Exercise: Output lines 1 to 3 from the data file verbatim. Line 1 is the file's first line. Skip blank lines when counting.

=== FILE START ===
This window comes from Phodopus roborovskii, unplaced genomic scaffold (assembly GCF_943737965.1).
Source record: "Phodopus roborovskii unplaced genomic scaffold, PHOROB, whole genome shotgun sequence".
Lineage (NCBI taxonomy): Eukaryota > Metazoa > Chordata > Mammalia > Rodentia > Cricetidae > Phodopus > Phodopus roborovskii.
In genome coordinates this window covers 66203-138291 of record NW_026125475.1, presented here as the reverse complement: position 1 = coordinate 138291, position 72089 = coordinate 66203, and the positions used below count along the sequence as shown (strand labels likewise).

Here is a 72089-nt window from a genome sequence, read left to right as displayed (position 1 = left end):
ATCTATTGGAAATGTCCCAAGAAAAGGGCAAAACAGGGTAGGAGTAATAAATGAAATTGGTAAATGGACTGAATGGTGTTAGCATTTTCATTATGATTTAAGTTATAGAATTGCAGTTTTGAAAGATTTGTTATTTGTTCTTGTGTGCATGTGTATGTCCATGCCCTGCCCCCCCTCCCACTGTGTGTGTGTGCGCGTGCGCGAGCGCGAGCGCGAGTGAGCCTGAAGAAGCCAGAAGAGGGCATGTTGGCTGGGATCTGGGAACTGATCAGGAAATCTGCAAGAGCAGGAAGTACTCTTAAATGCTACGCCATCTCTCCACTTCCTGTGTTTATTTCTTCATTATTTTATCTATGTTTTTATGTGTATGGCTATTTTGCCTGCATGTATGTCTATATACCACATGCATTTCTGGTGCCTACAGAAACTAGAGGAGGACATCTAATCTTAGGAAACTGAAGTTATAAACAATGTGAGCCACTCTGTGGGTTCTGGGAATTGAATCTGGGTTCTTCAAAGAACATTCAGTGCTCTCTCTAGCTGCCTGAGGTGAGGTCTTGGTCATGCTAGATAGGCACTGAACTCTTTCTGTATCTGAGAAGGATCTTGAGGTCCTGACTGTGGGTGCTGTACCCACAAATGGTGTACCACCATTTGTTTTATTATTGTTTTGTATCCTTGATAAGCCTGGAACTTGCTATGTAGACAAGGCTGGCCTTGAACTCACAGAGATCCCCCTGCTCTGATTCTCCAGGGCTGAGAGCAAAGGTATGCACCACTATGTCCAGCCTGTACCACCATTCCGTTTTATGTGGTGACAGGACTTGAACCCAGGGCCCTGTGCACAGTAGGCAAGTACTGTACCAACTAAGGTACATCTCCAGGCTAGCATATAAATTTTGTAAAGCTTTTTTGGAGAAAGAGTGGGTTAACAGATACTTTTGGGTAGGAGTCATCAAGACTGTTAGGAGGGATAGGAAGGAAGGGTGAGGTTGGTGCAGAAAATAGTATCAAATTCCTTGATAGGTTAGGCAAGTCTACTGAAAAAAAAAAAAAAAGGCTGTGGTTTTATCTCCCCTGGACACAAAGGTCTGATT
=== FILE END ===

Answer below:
This window comes from Phodopus roborovskii, unplaced genomic scaffold (assembly GCF_943737965.1).
Source record: "Phodopus roborovskii unplaced genomic scaffold, PHOROB, whole genome shotgun sequence".
Lineage (NCBI taxonomy): Eukaryota > Metazoa > Chordata > Mammalia > Rodentia > Cricetidae > Phodopus > Phodopus roborovskii.